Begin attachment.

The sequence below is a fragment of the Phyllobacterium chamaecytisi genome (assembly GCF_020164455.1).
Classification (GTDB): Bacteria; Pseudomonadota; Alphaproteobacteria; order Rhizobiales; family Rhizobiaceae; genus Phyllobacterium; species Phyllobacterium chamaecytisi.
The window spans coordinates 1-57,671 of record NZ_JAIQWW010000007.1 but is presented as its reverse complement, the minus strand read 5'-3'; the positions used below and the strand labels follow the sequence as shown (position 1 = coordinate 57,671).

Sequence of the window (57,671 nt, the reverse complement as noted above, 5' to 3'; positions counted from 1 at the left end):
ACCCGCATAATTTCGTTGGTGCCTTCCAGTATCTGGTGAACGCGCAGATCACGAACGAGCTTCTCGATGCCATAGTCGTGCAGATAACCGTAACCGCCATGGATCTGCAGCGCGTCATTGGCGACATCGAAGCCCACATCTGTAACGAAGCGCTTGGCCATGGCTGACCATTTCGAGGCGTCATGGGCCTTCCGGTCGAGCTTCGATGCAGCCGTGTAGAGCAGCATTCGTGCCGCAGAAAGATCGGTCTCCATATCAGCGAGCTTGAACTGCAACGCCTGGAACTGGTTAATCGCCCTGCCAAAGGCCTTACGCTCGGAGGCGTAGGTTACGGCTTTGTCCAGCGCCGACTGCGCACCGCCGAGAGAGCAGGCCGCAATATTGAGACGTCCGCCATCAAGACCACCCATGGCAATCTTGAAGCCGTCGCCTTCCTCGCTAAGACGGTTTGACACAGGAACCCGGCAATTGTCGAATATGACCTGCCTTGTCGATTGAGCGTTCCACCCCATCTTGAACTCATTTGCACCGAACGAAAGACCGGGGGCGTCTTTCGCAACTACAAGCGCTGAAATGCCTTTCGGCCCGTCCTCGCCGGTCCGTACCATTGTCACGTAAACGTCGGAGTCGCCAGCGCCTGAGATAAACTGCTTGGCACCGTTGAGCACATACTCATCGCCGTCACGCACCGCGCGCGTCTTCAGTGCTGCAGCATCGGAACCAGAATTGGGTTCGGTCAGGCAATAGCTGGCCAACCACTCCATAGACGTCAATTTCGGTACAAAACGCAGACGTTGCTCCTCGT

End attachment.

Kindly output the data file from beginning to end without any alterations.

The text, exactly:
The sequence below is a fragment of the Phyllobacterium chamaecytisi genome (assembly GCF_020164455.1).
Classification (GTDB): Bacteria; Pseudomonadota; Alphaproteobacteria; order Rhizobiales; family Rhizobiaceae; genus Phyllobacterium; species Phyllobacterium chamaecytisi.
The window spans coordinates 1-57,671 of record NZ_JAIQWW010000007.1 but is presented as its reverse complement, the minus strand read 5'-3'; the positions used below and the strand labels follow the sequence as shown (position 1 = coordinate 57,671).

Sequence of the window (57,671 nt, the reverse complement as noted above, 5' to 3'; positions counted from 1 at the left end):
ACCCGCATAATTTCGTTGGTGCCTTCCAGTATCTGGTGAACGCGCAGATCACGAACGAGCTTCTCGATGCCATAGTCGTGCAGATAACCGTAACCGCCATGGATCTGCAGCGCGTCATTGGCGACATCGAAGCCCACATCTGTAACGAAGCGCTTGGCCATGGCTGACCATTTCGAGGCGTCATGGGCCTTCCGGTCGAGCTTCGATGCAGCCGTGTAGAGCAGCATTCGTGCCGCAGAAAGATCGGTCTCCATATCAGCGAGCTTGAACTGCAACGCCTGGAACTGGTTAATCGCCCTGCCAAAGGCCTTACGCTCGGAGGCGTAGGTTACGGCTTTGTCCAGCGCCGACTGCGCACCGCCGAGAGAGCAGGCCGCAATATTGAGACGTCCGCCATCAAGACCACCCATGGCAATCTTGAAGCCGTCGCCTTCCTCGCTAAGACGGTTTGACACAGGAACCCGGCAATTGTCGAATATGACCTGCCTTGTCGATTGAGCGTTCCACCCCATCTTGAACTCATTTGCACCGAACGAAAGACCGGGGGCGTCTTTCGCAACTACAAGCGCTGAAATGCCTTTCGGCCCGTCCTCGCCGGTCCGTACCATTGTCACGTAAACGTCGGAGTCGCCAGCGCCTGAGATAAACTGCTTGGCACCGTTGAGCACATACTCATCGCCGTCACGCACCGCGCGCGTCTTCAGTGCTGCAGCATCGGAACCAGAATTGGGTTCGGTCAGGCAATAGCTGGCCAACCACTCCATAGACGTCAATTTCGGTACAAAACGCAGACGTTGCTCCTCGT